Bar News - December 21, 2016
Section Connection: Labor & Employment Section Panel Addresses Medical Marijuana in the Workplace
By: Marcie Vaughan
Debra Dyleski-Najjar and Alexander Najjar of Najjar Employment Law Group listen to a presentation by Leslie Johnson of Law office of Leslie H. Johnson during the section meeting Nov. 18.
“Medical Marijuana in the Workplace” was the topic de jour at the NH Bar Association Labor and Employment Section’s Nov. 18 meeting. A lively panel discussion, including attorneys from the NHBA Workers’ Compensation Section, explored the impact of RSA 126-X:4, VI, the state’s medicinal marijuana statute, in the workplace.
Leslie Johnson presented the workers’ compensation claimant’s perspective on obtaining coverage for medical marijuana, and Margaret Sack presented the workers’ compensation carrier’s perspective. Debra Dyleski-Najjar rounded out the panel with a discussion of best practices around medical marijuana in the workplace.
While there is some uncertainty about application and interpretation of New Hampshire’s medical marijuana law, the Department of Labor (DOL) has already heard two medical marijuana cases and denied workers’ compensation coverage in both. In one of the cases, the DOL held that RSA 126-X:3, which exempts health insurance providers and health care plans from paying for medical marijuana, also applies to Workers’ Compensation carriers. RSA 126-X:3 does not explicitly identify Workers’ Compensation carriers as exempt, but the DOL’s interpretation will likely be applied going forward.
The panel also discussed ethical issues for attorneys representing individuals qualified to use medical marijuana. Federal law continues to categorize marijuana as a Schedule I drug with no accepted medical uses. This creates an ethical conundrum. Rule 1.2 (d), Scope of Representation and Allocation of Authority Between Client and Lawyer, prohibits attorneys from counseling or assisting a client in conduct which the attorney knows is criminal. Additionally, Rule 8.4, Misconduct, states that it is professional misconduct for an attorney to commit a criminal act that reflects adversely on honesty, trustworthiness or fitness as an attorney. Accordingly, while it is clear that attorneys may advise clients on the law pertaining to medical marijuana, taking steps to assist the client in obtaining marijuana could violate the rules. Clarity on this issue will require a change to the Rules of Professional Conduct or to federal law.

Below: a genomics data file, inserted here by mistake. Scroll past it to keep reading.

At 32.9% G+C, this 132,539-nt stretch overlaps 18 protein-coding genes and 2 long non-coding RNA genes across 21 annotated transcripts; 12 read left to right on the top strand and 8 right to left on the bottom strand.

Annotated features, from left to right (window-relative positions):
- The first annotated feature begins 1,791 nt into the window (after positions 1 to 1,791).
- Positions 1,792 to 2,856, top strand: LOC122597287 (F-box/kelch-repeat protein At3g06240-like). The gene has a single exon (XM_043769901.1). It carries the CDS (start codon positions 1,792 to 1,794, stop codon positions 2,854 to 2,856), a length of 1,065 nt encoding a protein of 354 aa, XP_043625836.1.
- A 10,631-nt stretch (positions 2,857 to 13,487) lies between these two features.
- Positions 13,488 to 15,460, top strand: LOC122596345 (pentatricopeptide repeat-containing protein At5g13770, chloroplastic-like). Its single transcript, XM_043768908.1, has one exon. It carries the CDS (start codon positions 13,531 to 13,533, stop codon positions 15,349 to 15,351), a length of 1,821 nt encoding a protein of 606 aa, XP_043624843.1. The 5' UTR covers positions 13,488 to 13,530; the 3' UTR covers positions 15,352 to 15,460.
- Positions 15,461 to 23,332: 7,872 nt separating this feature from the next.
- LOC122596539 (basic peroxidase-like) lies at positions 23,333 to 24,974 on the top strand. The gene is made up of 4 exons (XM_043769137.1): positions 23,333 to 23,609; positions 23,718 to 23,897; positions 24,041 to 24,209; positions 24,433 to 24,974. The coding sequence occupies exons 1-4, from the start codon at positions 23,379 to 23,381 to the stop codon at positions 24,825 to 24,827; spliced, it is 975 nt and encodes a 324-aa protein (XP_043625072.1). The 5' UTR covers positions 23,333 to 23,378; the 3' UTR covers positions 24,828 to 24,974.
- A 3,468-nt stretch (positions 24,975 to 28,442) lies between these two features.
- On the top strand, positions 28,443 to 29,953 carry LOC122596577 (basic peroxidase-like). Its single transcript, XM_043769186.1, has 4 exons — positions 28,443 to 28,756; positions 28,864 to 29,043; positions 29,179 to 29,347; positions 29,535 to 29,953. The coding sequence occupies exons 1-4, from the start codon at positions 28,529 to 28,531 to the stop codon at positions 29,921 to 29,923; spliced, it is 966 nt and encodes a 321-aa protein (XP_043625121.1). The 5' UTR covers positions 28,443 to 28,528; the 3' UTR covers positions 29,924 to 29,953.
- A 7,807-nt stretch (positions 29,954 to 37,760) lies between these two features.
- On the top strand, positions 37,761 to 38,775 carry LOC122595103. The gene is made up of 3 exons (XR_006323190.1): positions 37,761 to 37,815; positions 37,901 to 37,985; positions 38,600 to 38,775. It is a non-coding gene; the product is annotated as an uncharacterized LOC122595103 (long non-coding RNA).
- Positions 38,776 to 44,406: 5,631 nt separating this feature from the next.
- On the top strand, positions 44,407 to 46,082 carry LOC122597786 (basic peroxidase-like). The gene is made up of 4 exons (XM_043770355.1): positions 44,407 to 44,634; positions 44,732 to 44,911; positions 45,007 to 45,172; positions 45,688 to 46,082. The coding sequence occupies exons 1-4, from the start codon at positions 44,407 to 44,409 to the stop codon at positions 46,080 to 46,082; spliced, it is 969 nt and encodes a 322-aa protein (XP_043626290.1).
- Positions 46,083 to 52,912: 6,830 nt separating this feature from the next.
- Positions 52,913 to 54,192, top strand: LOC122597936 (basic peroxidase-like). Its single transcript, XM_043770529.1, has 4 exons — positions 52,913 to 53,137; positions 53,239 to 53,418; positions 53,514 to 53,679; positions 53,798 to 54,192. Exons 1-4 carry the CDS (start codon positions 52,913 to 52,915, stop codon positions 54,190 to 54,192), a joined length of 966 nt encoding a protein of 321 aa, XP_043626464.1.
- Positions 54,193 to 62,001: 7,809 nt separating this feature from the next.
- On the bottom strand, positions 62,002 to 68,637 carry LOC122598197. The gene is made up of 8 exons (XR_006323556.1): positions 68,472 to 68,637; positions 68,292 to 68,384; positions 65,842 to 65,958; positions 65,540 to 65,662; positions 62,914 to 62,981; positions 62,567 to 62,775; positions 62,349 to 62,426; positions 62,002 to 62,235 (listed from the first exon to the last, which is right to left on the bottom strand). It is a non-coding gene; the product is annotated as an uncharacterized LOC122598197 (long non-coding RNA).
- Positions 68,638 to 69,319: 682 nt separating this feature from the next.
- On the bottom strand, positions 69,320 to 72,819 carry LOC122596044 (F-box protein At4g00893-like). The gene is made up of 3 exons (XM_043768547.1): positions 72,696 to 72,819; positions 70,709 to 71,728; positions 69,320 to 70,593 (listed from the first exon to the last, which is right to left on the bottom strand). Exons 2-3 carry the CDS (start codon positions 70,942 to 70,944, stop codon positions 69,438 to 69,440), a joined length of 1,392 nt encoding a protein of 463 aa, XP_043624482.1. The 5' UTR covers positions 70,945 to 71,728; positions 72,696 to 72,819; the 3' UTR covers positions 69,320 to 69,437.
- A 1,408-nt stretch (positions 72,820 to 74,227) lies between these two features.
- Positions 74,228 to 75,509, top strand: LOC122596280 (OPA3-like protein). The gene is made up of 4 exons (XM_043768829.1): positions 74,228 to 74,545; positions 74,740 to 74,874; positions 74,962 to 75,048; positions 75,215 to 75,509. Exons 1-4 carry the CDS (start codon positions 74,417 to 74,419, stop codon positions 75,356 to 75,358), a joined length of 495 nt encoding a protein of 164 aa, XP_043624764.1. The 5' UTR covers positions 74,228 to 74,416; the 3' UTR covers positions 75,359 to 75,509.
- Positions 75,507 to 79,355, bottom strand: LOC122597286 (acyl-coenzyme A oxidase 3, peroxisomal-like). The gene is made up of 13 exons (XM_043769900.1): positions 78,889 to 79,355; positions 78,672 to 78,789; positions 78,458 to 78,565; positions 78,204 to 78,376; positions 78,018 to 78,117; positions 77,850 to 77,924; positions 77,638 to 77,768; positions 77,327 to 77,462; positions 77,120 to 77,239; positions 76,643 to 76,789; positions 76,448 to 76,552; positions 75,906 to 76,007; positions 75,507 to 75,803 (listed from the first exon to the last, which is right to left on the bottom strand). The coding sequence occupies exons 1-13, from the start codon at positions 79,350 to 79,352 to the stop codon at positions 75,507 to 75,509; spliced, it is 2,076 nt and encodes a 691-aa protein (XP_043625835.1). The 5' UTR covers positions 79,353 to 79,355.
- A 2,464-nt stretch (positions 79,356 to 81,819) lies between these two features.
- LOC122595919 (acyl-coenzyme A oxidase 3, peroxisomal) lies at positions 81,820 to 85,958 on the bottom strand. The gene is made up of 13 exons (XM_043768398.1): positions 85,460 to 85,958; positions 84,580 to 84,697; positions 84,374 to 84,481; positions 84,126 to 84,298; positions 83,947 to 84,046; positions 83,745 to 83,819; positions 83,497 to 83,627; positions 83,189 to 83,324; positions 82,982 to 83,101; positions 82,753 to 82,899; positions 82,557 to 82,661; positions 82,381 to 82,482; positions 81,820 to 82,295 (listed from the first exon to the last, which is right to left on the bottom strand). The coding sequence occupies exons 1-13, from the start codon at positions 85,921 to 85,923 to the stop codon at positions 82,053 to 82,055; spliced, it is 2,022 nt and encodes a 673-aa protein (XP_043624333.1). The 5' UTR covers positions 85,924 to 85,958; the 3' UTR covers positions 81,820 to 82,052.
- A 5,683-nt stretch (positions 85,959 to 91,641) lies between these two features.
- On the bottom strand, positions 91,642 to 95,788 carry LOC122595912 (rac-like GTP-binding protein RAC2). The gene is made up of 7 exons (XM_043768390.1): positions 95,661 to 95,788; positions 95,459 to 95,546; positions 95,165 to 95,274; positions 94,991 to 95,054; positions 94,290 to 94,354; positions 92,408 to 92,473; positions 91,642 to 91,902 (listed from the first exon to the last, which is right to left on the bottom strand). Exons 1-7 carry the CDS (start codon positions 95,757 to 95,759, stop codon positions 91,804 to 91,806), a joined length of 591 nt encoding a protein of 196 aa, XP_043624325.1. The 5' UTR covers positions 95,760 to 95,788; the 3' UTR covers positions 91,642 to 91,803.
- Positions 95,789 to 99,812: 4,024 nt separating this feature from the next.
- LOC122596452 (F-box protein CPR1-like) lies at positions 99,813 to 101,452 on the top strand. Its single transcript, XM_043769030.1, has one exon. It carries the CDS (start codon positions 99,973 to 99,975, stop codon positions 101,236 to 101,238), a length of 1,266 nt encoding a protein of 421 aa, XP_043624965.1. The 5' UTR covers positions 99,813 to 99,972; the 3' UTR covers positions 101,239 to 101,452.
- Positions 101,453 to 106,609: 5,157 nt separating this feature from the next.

The conflict between state and federal law also presents practical challenges to employers. The panel discussed best practices for dealing with medical marijuana issues in the workplace including, for instance, the question of whether reasonable accommodation is required under state law.
The Massachusetts Commission Against Discrimination and the New Hampshire Human Rights Commission have suggested that they will treat medical marijuana accommodation on par with accommodation for the use of opiate pain medication. Courts may take a different stance, however, as was illustrated recently in Barbuto v. Advantage Marketing Sales LLC, the first Massachusetts case involving an employee’s termination for use of medical marijuana. The trial court granted defendants’ motion to dismiss five of six counts, including those counts alleging disability discrimination. The case is now on appeal.
The NHBA Labor and Employment Section’s next meeting is scheduled for Jan. 20, 2017. Members are encouraged to join the section for a discussion of “Workplace Wellness: New EEOC Guidelines and Pitfalls of Wellness Incentive Programs.” The presentation will be paired with a Friday afternoon “Wine Down.”
For more information about NHBA section membership or activities, please contact Section Coordinator Deb Bridges.
Marcie E. Vaughan practices law in Portsmouth, NH, with a focus on employment law and conducting independent workplace investigations. She is co-clerk of the NHBA Labor and Employment Law Section.